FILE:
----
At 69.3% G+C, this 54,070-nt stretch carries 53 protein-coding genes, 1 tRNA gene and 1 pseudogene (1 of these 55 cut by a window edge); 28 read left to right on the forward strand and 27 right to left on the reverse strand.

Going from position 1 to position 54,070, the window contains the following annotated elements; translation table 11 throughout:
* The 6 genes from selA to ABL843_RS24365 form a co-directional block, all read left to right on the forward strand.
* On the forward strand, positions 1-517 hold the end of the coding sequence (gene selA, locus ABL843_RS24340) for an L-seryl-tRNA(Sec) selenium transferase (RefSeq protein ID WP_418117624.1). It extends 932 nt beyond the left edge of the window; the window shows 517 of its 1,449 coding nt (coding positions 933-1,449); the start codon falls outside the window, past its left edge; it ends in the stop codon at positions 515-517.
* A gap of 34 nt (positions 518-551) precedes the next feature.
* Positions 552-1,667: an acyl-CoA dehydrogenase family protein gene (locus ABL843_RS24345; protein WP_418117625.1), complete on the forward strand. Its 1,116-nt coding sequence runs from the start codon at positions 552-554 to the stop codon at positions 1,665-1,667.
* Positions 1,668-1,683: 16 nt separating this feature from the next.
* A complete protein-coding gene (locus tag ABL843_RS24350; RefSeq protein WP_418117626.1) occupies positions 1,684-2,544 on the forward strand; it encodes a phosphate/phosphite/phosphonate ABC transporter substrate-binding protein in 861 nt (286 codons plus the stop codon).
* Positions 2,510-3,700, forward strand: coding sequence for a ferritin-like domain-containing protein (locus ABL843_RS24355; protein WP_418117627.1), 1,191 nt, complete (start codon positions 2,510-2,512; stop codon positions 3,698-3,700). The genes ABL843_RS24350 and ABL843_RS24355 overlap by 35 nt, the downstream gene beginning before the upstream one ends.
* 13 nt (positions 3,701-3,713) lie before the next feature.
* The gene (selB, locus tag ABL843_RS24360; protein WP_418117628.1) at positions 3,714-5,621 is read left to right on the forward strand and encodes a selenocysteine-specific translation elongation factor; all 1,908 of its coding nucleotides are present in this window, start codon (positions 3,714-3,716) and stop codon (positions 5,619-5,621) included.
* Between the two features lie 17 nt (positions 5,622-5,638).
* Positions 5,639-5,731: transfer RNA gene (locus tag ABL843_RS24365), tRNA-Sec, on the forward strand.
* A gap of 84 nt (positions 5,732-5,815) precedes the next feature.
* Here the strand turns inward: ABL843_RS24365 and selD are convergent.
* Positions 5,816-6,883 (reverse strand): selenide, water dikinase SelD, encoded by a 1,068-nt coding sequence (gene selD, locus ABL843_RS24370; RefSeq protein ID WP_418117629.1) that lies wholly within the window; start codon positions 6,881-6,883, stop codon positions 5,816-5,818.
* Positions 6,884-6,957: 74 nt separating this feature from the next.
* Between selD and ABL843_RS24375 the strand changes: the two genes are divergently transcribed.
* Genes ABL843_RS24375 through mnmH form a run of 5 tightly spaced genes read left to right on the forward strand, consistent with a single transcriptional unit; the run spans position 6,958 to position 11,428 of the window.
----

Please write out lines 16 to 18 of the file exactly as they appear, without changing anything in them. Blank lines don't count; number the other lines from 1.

* Positions 5,816-6,883 (reverse strand): selenide, water dikinase SelD, encoded by a 1,068-nt coding sequence (gene selD, locus ABL843_RS24370; RefSeq protein ID WP_418117629.1) that lies wholly within the window; start codon positions 6,881-6,883, stop codon positions 5,816-5,818.
* Positions 6,884-6,957: 74 nt separating this feature from the next.
* Between selD and ABL843_RS24375 the strand changes: the two genes are divergently transcribed.